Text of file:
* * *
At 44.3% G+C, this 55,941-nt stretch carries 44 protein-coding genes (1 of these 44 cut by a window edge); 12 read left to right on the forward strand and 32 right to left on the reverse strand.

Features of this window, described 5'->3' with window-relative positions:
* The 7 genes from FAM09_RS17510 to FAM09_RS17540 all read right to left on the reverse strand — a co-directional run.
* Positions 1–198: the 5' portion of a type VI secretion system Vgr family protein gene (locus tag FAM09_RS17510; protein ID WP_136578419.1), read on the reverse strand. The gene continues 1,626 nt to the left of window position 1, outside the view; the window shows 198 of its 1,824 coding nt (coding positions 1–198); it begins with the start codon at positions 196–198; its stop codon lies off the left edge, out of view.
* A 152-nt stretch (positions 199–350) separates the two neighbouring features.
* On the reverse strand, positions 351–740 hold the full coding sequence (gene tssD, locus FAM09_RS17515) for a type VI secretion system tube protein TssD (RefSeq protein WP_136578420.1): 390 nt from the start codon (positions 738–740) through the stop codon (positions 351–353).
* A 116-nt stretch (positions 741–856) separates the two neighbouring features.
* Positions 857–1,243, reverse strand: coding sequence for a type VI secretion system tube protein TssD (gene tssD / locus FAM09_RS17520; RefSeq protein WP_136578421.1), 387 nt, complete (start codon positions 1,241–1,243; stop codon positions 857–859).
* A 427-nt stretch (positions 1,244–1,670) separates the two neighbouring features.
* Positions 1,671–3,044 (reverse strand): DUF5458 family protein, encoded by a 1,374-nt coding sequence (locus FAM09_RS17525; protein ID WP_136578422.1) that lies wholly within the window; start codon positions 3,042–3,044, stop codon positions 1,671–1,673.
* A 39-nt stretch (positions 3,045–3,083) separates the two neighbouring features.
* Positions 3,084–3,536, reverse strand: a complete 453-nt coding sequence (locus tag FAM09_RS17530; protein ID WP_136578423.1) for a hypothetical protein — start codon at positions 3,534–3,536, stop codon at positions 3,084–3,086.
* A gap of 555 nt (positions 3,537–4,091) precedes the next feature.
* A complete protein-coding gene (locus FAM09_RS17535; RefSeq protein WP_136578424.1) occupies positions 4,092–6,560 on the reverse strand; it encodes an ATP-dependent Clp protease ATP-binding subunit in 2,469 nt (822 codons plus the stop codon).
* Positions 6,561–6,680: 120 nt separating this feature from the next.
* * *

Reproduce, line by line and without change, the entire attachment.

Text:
At 44.3% G+C, this 55,941-nt stretch carries 44 protein-coding genes (1 of these 44 cut by a window edge); 12 read left to right on the forward strand and 32 right to left on the reverse strand.

Features of this window, described 5'->3' with window-relative positions:
* The 7 genes from FAM09_RS17510 to FAM09_RS17540 all read right to left on the reverse strand — a co-directional run.
* Positions 1–198: the 5' portion of a type VI secretion system Vgr family protein gene (locus tag FAM09_RS17510; protein ID WP_136578419.1), read on the reverse strand. The gene continues 1,626 nt to the left of window position 1, outside the view; the window shows 198 of its 1,824 coding nt (coding positions 1–198); it begins with the start codon at positions 196–198; its stop codon lies off the left edge, out of view.
* A 152-nt stretch (positions 199–350) separates the two neighbouring features.
* On the reverse strand, positions 351–740 hold the full coding sequence (gene tssD, locus FAM09_RS17515) for a type VI secretion system tube protein TssD (RefSeq protein WP_136578420.1): 390 nt from the start codon (positions 738–740) through the stop codon (positions 351–353).
* A 116-nt stretch (positions 741–856) separates the two neighbouring features.
* Positions 857–1,243, reverse strand: coding sequence for a type VI secretion system tube protein TssD (gene tssD / locus FAM09_RS17520; RefSeq protein WP_136578421.1), 387 nt, complete (start codon positions 1,241–1,243; stop codon positions 857–859).
* A 427-nt stretch (positions 1,244–1,670) separates the two neighbouring features.
* Positions 1,671–3,044 (reverse strand): DUF5458 family protein, encoded by a 1,374-nt coding sequence (locus FAM09_RS17525; protein ID WP_136578422.1) that lies wholly within the window; start codon positions 3,042–3,044, stop codon positions 1,671–1,673.
* A 39-nt stretch (positions 3,045–3,083) separates the two neighbouring features.
* Positions 3,084–3,536, reverse strand: a complete 453-nt coding sequence (locus tag FAM09_RS17530; protein ID WP_136578423.1) for a hypothetical protein — start codon at positions 3,534–3,536, stop codon at positions 3,084–3,086.
* A gap of 555 nt (positions 3,537–4,091) precedes the next feature.
* A complete protein-coding gene (locus FAM09_RS17535; RefSeq protein WP_136578424.1) occupies positions 4,092–6,560 on the reverse strand; it encodes an ATP-dependent Clp protease ATP-binding subunit in 2,469 nt (822 codons plus the stop codon).
* Positions 6,561–6,680: 120 nt separating this feature from the next.